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Willing to go with what works

January 29, 2018
by Tom Valentino, Senior Editor
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Whether it is embracing the traditional 12 Steps or implementing medication in treatment, a majority of clinicians share a common mindset: If it works for the patient, run with it.

More than four out of five participants in Addiction Professional’s third annual Quality of Life Survey expressed a positive opinion on the 12 Steps, while nearly 90% of respondents shared favorable views on medication-assisted treatment (MAT).

“I’ve come to decide that whatever is working for the individual, as long as it’s helpful and not causing harm, go for it,” says Jessica Holton, a licensed clinical social worker in private practice in Greenville, N.C., who participated in the 2017 survey.

Responses to questions regarding both the 12 Steps and MAT were mostly in line with results from the survey conducted in 2016.

The 2017 edition, which was conducted in September, drew responses from more than 650 clinicians. The survey is open to all clinicians in the field, and therefore, the individuals who have participated have varied from year to year.

 

Willing to work the Steps

A majority of clinicians who participated in the survey incorporate the 12 Steps into their treatment plans to at least some degree, as 48.1% said they feel it’s a key element at all levels of treatment and 34% said it was best for continuing care. Just 15.7% said it was time to phase out the Steps. Most notably, 6% fewer participants said the 12 Steps are a key element at all levels of care compared to the previous year, but there was a 3% increase in those who felt the Steps were best for continuing care.

When applicants arrive at The Extension Recovery Services, they know from Day One that the 12 Steps are the basis of the Marietta, Ga.-based treatment center’s program, says Robert Jordan, CAC, director of The Extension’s men’s program.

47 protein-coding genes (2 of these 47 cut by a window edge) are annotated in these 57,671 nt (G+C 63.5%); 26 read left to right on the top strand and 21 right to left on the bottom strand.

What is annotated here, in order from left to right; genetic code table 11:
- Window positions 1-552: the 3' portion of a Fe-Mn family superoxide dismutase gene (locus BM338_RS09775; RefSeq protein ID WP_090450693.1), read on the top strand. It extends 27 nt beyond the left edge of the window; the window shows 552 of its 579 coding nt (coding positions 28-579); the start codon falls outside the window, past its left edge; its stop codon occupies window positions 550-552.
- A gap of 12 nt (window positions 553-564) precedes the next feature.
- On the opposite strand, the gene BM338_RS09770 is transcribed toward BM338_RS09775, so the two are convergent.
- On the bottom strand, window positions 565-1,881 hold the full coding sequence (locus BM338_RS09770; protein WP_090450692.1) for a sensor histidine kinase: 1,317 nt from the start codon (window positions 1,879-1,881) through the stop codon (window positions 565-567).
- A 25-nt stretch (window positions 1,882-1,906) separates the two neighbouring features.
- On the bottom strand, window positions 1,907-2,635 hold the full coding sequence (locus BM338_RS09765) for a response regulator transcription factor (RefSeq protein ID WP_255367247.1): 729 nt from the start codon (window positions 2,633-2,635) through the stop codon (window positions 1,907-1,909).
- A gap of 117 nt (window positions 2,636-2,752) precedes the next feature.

“Coupled with the treatment we have, it gets them used to the part of the continuum of care once they transition out of treatment,” says Jordan, who has spent all nine years of his career at The Extension Recovery Services. “They’re set up, and they know the importance of having support.”

Lyle Fried, CAP, ICADC, CHC, co- founder and CEO of The Shores Treatment and Recovery in Port St. Lucie, Fla., says he finds value in implementing pieces of the Steps into a cognitive behavioral therapy approach.

“I ask people, ‘Do you think you need community or accountability in your life?’ ” says Fried. “Inevitably, they’ll say yes, and I’ll tell them, ‘Even if you believe nothing else that they teach there, they provide at least that.”

Fried, who is in long-term recovery after battling a poly-substance use addiction stemming from trauma, says he initially found little value in the Steps. Fried’s sponsor, his group leader and Fried himself all experienced a recurrence of their substance use, causing him to believe the Steps weren’t helpful at all. Fried says his feelings on the Steps evolved, however, once he found success with another faith-based approach to recovery. He reinvestigated the Steps and found that much of what worked for him was similar to the 12 Steps.

Fried says many of those in recovery who walk away from the 12 Steps do so because of the way some groups today interpret the fourth step.

“Nowadays, why do you think we have that 1-2-3 shuffle of people doing the first Steps, and then Step 4, it’s a daunting, shaming task, and they relapse in the process of it?” Fried says.

“The original fourth step was just what it said it was: Searching and fearless moral inventory of ourselves. We use different words today. People early in their recovery aren’t ready for the guilt and shame that come with that.

“But, as a cognitive behavioral therapist, I would ask somebody what are their strengths and weaknesses, and how can we use these strengths to overcome these weaknesses? That’s a normal process and why we include those kinds of questions in a bio-psycho-social evaluation.”

The 12 Steps, meanwhile, are not typically a focal point of discussions with clients for Holton, a practitioner for nearly 20 years. Holton says she recognizes the 12 Steps are important for some individuals in recovery, but that her work with clients focuses more on the neuroscience of addiction. Holton says she does have a few clients who attend 12 Step meetings.

“It’s been an interesting mix from the clients who do go to the 12 Step meetings,” Holton says. “They’ve shared that they don’t know of many people getting outpatient treatment and wish that some of them were. It’s almost a one-or-the-other scenario in my area.”

Holton says one client in particular shared an interesting observation: Those who seemed to benefit the most from the 12 Steps likely didn’t have guidance or mentoring throughout their lives.

“His vantage point was that for the folks who already have that moral compass in place, who have had good relationships and support, the 12 Steps don’t always feel as welcoming,” Holton says.

A small percentage of survey respondents—2.1%—said they felt the 12 Steps seem like a cult. Fried says he can understand that perspective.

“Are there people who have taken basic tenets of it and turned it into a cult-like atmosphere and used it to weigh over people? Yes,” Fried says.

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